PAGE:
To tackle the mechanisms for individual variability in stress-responses, the DOOR lab uses several animal models, with the overarching unifying goal of understanding the structure, function, and Developmental Origins Of Resilience. In a mouse model of adult social defeat stress, we dissect preexisting neurocircuit structure-function differences in susceptible versus resilient animals using state-of-the-art tools including in vivo chemogenetics, optogenetics, and miniscope imaging, and ex vivo super-resolution imaging of dendritic spines, whole-brain imaging of functional or structural connectivity using a variety of genetic and/or viral labeling tools, and graph theoretical analysis of co-activation patterns as a proxy for functional connectomics. In a separate set of experiments, we combine rat early life maternal separation with wireless EEG and/or EKG recordings in dams and their pups. This data is used to understand individual variability in developmental trajectories and the role of dam-pup autonomic synchrony as a possible protective factor. Parallel EKG recordings and synchrony analyses are being conducted during mother-infant interactions in the newborn nursery. Finally, the lab is spearheading a study on wild rat stress-responses, asking the simple question: do depressive-like states occur in the wild, or are they a genetic and environmental epiphenomenon of laboratory breeding?

In addition to answering questions about the neurobiological basis for resilience, the DOOR lab is committed to the development of new tools and to the movement toward open science. In collaborative work with two different engineering groups, we are developing novel wireless telemetry devices for wild rats and a robotic solution for single neuron microinjections. Recently, we also launched a website, MouseCircuits.org, as an open science repository of chemogenetic and optogenetic circuit dissection.

Research Interests

  • Early-Life Stress
  • Brain Imaging
  • Models of Psychiatric Disorders
  • Synapses and Circuits
  • Early Infant and Child Development

Clinical Trials

NCT number: NCT04233489

Brief Summary:

Family Nurture Intervention (FNI) has been shown to facilitate emotional connection and long-term child developmental progress in the NICU population. It has been theorized that FNI also promotes autonomic co-regulation and physiological synchrony between the mother-child dyad. The goal of the pilot study is to assess how a short one-time FNI session between at-risk mother and child dyads in the Well Baby Nursery (WBN) influences physiological synchrony, emotional connection, and developmental changes both short and long-term.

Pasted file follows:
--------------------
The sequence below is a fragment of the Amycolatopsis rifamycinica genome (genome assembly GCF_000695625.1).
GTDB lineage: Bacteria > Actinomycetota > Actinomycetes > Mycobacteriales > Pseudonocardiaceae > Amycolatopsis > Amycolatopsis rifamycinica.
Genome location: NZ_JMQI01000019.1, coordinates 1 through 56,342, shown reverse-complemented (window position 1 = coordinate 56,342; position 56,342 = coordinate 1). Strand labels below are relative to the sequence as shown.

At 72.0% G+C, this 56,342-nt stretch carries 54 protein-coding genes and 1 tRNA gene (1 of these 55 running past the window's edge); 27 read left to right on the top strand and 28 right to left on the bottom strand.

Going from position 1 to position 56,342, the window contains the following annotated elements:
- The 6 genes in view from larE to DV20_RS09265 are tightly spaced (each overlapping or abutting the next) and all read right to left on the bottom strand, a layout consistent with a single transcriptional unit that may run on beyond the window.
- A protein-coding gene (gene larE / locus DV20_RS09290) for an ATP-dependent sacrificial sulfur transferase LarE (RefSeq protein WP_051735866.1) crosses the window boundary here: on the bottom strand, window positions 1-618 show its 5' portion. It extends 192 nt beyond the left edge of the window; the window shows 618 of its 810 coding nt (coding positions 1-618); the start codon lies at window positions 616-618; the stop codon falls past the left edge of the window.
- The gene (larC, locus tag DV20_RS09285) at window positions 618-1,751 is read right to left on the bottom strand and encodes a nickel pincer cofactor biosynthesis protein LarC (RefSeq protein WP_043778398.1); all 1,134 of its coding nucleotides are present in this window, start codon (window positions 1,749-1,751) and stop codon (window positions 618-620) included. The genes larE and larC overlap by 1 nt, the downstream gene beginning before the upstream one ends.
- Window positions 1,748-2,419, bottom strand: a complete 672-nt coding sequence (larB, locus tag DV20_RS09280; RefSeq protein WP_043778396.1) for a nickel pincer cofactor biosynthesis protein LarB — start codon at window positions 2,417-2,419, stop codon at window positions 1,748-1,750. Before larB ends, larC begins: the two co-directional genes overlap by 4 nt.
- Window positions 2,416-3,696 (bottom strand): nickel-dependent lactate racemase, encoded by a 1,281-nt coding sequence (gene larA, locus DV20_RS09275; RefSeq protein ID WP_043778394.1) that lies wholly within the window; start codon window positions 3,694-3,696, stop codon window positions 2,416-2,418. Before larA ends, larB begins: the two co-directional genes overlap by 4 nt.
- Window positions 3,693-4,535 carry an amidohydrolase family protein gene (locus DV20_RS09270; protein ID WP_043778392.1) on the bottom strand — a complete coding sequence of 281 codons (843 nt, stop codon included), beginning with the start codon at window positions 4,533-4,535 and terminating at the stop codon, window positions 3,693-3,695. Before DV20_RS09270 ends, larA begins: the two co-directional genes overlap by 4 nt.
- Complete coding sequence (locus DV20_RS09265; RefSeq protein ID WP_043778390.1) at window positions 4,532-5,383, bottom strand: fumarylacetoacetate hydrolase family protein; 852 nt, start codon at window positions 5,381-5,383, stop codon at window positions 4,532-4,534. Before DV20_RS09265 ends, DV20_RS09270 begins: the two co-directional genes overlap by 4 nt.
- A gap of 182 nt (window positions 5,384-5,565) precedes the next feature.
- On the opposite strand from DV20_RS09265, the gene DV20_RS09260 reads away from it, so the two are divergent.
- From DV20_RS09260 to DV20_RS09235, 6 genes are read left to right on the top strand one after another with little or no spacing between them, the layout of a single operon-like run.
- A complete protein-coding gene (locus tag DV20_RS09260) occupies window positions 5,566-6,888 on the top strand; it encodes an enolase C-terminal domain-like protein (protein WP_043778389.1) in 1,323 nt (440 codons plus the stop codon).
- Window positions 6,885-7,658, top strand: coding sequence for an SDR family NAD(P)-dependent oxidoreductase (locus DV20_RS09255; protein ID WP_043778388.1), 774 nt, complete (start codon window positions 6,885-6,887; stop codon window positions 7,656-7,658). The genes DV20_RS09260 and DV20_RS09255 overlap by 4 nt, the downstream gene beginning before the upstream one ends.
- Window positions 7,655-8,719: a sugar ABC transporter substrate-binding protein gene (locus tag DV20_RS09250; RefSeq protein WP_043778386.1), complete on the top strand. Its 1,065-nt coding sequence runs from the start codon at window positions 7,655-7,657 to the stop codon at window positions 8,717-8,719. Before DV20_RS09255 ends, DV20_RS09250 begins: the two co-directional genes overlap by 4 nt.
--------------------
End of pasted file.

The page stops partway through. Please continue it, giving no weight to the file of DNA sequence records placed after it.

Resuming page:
Detailed Description:

The long-term objective of this work is to improve cognitive, emotional, and social developmental trajectories in at-risk children. Specially, this pilot study will assess the feasibility of Family Nurture Intervention (FNI) in the neonatal period during the infants' stay in the Well Baby Nursery (WBN) in improving developmental trajectories.

FNI is a family-based intervention that facilitates and strengthens the mother-infant emotional connection through a structured guided interaction by a trained provider. Mother-infant emotional connection is known to affect various developmental processes and improve overall health. FNI was previously shown to be efficacious in improving several long-term health outcomes in preterm infants.

In this study, the goal is to extend of the findings of FNI to another population of at risk infants - infants born to mothers suffering from gestational diabetes mellitus (GDM). These infants are generally healthy but at higher risk than controls in developing mild cognitive and motor impairments.

In this pilot phase, infants exposed to GDM and case-matched control infants will both receive FNI: (GDM+FNI and Control+FNI). These two groups will be compared to an already existing protocol and pool of participants who did not receive FNI: (GDM+no FNI and Control+no FNI). This allows the study to evaluate both GDM versus control infants as well as the presence of FNI versus no FNI.

The goal is to pilot the potential role of a short, one-time session of FNI in promoting neurodevelopment among an at-risk wellbaby nursery population. This will be achieved by comparing developmental milestones, such as cognitive and motor development, memory, attention, and emotion regulation at 6 and 15 months, between participants who received the FNI and those who did not. Another goal is to elucidate the role FNI has on autonomic co-regulation and mother-infant synchrony through physiological recordings during the FNI session in the WBN.

Grants

NIMH R01 (PI)

09/18/2017-06/30/2022

Title: Multiscale connectomic principles of resilience and susceptibility in mouse

This project investigates individual variability in the structural and functional connectomes associated with divergent stress response in an adult social defeat model.

Columbia University RISE Award (MPI)

06/01/2019-05/30/2021

Title: Novel telemetry for studying wild rats in the wild

In collaboration with Dr. John Kymissis from Electrical Engineering, we build implantable, peer-to-peer enabled, rechargeable telemetry devices for rats.

MULTISCALE CONNECTOMIC PRINCIPLES OF RESILIENCE AND SUSCEPTIBILITY IN MOUSE (Federal Gov)

Dec 5 2018 - Jun 30 2022

CALIFORNIA NATIONAL PRIMATE RESEARCH CENTER (Federal Gov)

Nov 16 2018 - Nov 30 2019

GLUTAMATE RECEPTORS IN AGING CORTICAL CIRCUITS (Federal Gov)

Nov 16 2018 - Feb 16 2019

Selected Publications

Representative publications

Dumitriu D, Rodriguez A, Morrison JH. High-throughput, detailed, cell-specific neuroanatomy of dendritic spines using microinjection and confocal microscopy. Nat Prot 2011; Aug 25; 6(9): 1391-411  PMCID: PMC3566769

Dumitriu D, Laplant Q, Grossman Y, Dias C, Janssen WG, Morrison JH, Nestler EJ. Subregional, dendritic compartment, and spine subtype specificity in cocaine-regulation of dendritic spines in the nucleus accumbens. J Neurosci 2012; May 16; 32(20):6957-66  PMCID: PMC3360066

Takahashi A, Chung J, Zhang S, Zhang H, Grossman YS, Aleyasin H, Flanigan ME, Pfau ML, Menard C, Dumitriu D, Hodes GE, McEwen BS, Nestler EJ, Han MH, Russo SJ. Establishment of a repeated social defeat stress model in female mice. Scientific Reports 2017; Oct 9; 7(1):12838 PMCID: PMC5634448

Parsons MH, Deutsch MA, Dumitriu D, Munshi-South J. Differential responses by urban brown rats (Rattus norvegicus) toward male or female-produced scents in sheltered and high-risk presentations. Journal of Urban Ecology 2019; Sept 17; 5(1) [epub ahead of print]

Gozali A, Gibson S, Lipton LR, Pressman AW, Hammond BS, Dumitriu D. Assessing the effectiveness of a pediatrician-led newborn parenting class on maternal newborn-care knowledge, confidence and anxiety: A nonrandomized controlled trial. medRxiv https://doi.org/10.1101/2019.12.18.19014936